Rather than try to figure out where the summer went (I think all that rain pretty much washed away), I thought I’d use this space to look ahead to what autumn will bring in terms of new birds and other wildlife.
The new season doesn’t officially begin until next Friday at 5:05 a.m., but from the chill in the air some nights, you can’t be faulted for thinking fall arrived a week or so ago. Autumn always means a change of guests in the Meadowlands’ vast bed and breakfast for birds, and we’ve already had an early duck arrival or two (including a blue-winged teal).
If we’re lucky, we might get a rarity, like the northern wheatear (above) that showed up in DeKorte in late September two years ago and hung around for a few days — drawing bird-watchers from four states.
The last of the shorebirds will be heading out over the next month or so, with the Monarch butterflies not far behind. We’ll see more northern harriers, American kestrels and other raptors appear as well. Some of the hawks will keep migrating south, while the harriers (and, later, if we’re lucky, the rough-legged hawks will hang around and hunt the landfills.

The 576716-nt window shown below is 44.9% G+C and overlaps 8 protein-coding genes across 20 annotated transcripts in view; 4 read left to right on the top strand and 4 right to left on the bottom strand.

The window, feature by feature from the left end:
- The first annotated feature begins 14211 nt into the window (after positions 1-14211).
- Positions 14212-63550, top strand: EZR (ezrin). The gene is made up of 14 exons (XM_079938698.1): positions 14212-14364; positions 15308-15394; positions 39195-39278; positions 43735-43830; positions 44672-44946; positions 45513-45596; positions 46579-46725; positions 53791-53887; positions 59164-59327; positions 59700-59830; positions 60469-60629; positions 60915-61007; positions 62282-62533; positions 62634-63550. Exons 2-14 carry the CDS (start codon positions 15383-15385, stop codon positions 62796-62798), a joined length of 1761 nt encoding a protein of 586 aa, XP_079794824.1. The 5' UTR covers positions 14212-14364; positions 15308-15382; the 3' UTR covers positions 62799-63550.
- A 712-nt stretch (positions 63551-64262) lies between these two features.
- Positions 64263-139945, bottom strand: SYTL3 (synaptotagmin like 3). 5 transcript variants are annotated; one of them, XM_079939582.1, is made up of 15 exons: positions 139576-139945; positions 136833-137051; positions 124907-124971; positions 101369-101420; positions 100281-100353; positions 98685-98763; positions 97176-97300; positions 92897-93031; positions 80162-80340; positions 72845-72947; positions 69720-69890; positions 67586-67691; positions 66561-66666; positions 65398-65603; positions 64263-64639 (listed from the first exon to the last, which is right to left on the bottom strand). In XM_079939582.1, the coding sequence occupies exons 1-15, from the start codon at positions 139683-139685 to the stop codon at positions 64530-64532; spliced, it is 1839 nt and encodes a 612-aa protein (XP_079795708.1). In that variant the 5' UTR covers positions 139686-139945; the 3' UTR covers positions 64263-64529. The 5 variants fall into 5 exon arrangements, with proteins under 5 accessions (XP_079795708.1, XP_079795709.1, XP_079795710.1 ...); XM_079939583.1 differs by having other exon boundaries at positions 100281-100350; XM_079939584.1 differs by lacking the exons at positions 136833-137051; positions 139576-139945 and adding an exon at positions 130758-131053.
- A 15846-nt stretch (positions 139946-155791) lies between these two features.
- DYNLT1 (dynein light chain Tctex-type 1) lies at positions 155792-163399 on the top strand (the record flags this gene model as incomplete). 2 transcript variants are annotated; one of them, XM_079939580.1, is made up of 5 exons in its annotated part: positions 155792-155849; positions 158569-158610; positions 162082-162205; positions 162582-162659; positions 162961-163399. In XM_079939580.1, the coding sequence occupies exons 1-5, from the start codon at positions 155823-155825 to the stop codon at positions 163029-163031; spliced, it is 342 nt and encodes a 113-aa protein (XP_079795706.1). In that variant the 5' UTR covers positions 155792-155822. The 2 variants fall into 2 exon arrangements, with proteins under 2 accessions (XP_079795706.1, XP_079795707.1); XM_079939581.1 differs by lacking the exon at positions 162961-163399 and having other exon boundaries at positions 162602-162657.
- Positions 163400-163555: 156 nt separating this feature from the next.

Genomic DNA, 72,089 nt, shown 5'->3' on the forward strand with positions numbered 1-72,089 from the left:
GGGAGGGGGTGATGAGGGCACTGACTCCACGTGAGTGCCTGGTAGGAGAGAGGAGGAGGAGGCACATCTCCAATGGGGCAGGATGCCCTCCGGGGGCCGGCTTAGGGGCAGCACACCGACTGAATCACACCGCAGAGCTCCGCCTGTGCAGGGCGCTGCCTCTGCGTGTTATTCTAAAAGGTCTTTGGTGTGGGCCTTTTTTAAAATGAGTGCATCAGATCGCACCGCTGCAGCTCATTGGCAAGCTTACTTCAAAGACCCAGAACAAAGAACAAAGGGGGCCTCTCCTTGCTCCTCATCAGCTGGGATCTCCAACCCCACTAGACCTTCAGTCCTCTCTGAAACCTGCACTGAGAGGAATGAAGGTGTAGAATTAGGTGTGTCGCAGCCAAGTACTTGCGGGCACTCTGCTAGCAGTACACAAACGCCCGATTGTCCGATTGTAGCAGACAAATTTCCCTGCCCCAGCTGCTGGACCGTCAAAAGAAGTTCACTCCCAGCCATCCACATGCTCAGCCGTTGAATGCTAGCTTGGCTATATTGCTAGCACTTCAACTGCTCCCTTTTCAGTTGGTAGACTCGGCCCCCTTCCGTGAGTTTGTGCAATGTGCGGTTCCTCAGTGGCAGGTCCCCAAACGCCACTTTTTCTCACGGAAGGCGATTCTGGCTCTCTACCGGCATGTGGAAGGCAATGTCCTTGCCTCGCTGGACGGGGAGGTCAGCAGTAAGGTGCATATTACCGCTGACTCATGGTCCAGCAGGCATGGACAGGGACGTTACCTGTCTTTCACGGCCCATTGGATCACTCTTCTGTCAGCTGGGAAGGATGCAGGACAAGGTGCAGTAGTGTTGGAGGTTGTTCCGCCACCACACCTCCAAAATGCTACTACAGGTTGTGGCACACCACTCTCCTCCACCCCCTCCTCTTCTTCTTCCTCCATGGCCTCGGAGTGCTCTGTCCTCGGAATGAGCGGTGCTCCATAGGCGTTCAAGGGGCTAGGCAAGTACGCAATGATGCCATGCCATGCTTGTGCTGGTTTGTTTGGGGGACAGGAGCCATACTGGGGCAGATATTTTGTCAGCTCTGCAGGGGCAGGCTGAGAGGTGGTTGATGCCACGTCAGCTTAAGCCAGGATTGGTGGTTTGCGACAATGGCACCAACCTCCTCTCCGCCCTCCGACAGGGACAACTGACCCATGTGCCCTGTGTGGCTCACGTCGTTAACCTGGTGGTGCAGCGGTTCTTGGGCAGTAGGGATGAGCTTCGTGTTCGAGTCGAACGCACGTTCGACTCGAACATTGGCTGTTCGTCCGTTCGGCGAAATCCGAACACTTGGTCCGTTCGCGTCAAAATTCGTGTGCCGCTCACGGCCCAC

As the fall wears on, more and more ducks — and more and more species of ducks — will start collecting in the Meadowlands’ tidal impoundments, until we’ve got canvasbacks by the hundred and plenty of northern pintails and ruddy ducks and shovelers.
If you’ve like to experience in the Meadowlands first-hand, I invite you to go on one of our upcoming free guided nature walks. The Meadowlands Commission, in partnership with the Bergen County Audubon Society, has three unusual two-hour walks over the next five weeks.
Instead of touring DeKorte Park, our usual base of operations, we will visit Harrier Meadow in North Arlington (next Tuesday, Sept. 20, at 10 a.m.), Laurel Hill County Park in Secaucus (Sunday, Oct. 2, at 10 a.m.) and Losen Slote Park in Little Ferry (Tuesday, Oct. 18, at 10 a.m.).
These informal walks are a great way to see some of the great parks and open spaces that the Meadowlands has to offer — including a couple of places that most people have never visited. Not only do you get to enjoy that great autumn air, but you get to learn about birds and other aspects of nature along the way.
Next Tuesday’s Harrier Meadow walk is of particular note because it will include a bird-banding demonstration by the Meadowlands Commission’s avian expert, Mike Newhouse. You’ll be able to get amazing up-close looks at some beautiful wild birds, and you’ll get to walk in a 70-acre natural area that’s usually closed to the public.
For details on all the walks, go to the NJMC’s nature blog, www.meadowblog.net.